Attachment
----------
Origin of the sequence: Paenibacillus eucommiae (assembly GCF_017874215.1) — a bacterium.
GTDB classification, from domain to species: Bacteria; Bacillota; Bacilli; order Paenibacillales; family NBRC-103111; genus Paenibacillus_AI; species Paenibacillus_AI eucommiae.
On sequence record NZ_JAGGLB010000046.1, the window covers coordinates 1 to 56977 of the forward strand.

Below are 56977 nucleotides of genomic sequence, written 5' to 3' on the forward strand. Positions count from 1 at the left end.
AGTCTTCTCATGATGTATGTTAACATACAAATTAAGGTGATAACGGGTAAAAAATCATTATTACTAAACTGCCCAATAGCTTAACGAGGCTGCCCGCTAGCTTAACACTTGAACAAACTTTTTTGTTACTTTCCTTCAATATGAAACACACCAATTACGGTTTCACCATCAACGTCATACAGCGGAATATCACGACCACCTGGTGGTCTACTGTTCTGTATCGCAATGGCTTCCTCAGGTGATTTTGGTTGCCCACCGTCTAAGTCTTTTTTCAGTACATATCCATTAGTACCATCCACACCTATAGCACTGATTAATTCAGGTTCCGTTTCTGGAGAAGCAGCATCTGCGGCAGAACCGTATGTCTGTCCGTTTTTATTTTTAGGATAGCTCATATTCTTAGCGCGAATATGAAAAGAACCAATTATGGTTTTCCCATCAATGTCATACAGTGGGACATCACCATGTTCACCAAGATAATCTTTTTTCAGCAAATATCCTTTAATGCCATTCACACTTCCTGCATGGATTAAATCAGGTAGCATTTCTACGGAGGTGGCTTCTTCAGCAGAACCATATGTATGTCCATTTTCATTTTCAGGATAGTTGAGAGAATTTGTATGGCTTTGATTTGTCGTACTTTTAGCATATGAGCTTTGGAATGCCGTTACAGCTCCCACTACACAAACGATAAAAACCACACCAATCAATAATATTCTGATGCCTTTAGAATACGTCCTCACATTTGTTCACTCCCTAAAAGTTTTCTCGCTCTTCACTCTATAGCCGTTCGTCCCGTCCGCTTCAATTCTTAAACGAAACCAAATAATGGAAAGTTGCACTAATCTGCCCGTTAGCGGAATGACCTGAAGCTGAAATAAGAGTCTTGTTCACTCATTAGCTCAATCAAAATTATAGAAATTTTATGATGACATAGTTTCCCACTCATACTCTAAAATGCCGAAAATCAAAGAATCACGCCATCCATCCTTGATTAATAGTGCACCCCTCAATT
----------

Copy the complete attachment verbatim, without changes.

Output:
Origin of the sequence: Paenibacillus eucommiae (assembly GCF_017874215.1) — a bacterium.
GTDB classification, from domain to species: Bacteria; Bacillota; Bacilli; order Paenibacillales; family NBRC-103111; genus Paenibacillus_AI; species Paenibacillus_AI eucommiae.
On sequence record NZ_JAGGLB010000046.1, the window covers coordinates 1 to 56977 of the forward strand.

Below are 56977 nucleotides of genomic sequence, written 5' to 3' on the forward strand. Positions count from 1 at the left end.
AGTCTTCTCATGATGTATGTTAACATACAAATTAAGGTGATAACGGGTAAAAAATCATTATTACTAAACTGCCCAATAGCTTAACGAGGCTGCCCGCTAGCTTAACACTTGAACAAACTTTTTTGTTACTTTCCTTCAATATGAAACACACCAATTACGGTTTCACCATCAACGTCATACAGCGGAATATCACGACCACCTGGTGGTCTACTGTTCTGTATCGCAATGGCTTCCTCAGGTGATTTTGGTTGCCCACCGTCTAAGTCTTTTTTCAGTACATATCCATTAGTACCATCCACACCTATAGCACTGATTAATTCAGGTTCCGTTTCTGGAGAAGCAGCATCTGCGGCAGAACCGTATGTCTGTCCGTTTTTATTTTTAGGATAGCTCATATTCTTAGCGCGAATATGAAAAGAACCAATTATGGTTTTCCCATCAATGTCATACAGTGGGACATCACCATGTTCACCAAGATAATCTTTTTTCAGCAAATATCCTTTAATGCCATTCACACTTCCTGCATGGATTAAATCAGGTAGCATTTCTACGGAGGTGGCTTCTTCAGCAGAACCATATGTATGTCCATTTTCATTTTCAGGATAGTTGAGAGAATTTGTATGGCTTTGATTTGTCGTACTTTTAGCATATGAGCTTTGGAATGCCGTTACAGCTCCCACTACACAAACGATAAAAACCACACCAATCAATAATATTCTGATGCCTTTAGAATACGTCCTCACATTTGTTCACTCCCTAAAAGTTTTCTCGCTCTTCACTCTATAGCCGTTCGTCCCGTCCGCTTCAATTCTTAAACGAAACCAAATAATGGAAAGTTGCACTAATCTGCCCGTTAGCGGAATGACCTGAAGCTGAAATAAGAGTCTTGTTCACTCATTAGCTCAATCAAAATTATAGAAATTTTATGATGACATAGTTTCCCACTCATACTCTAAAATGCCGAAAATCAAAGAATCACGCCATCCATCCTTGATTAATAGTGCACCCCTCAATT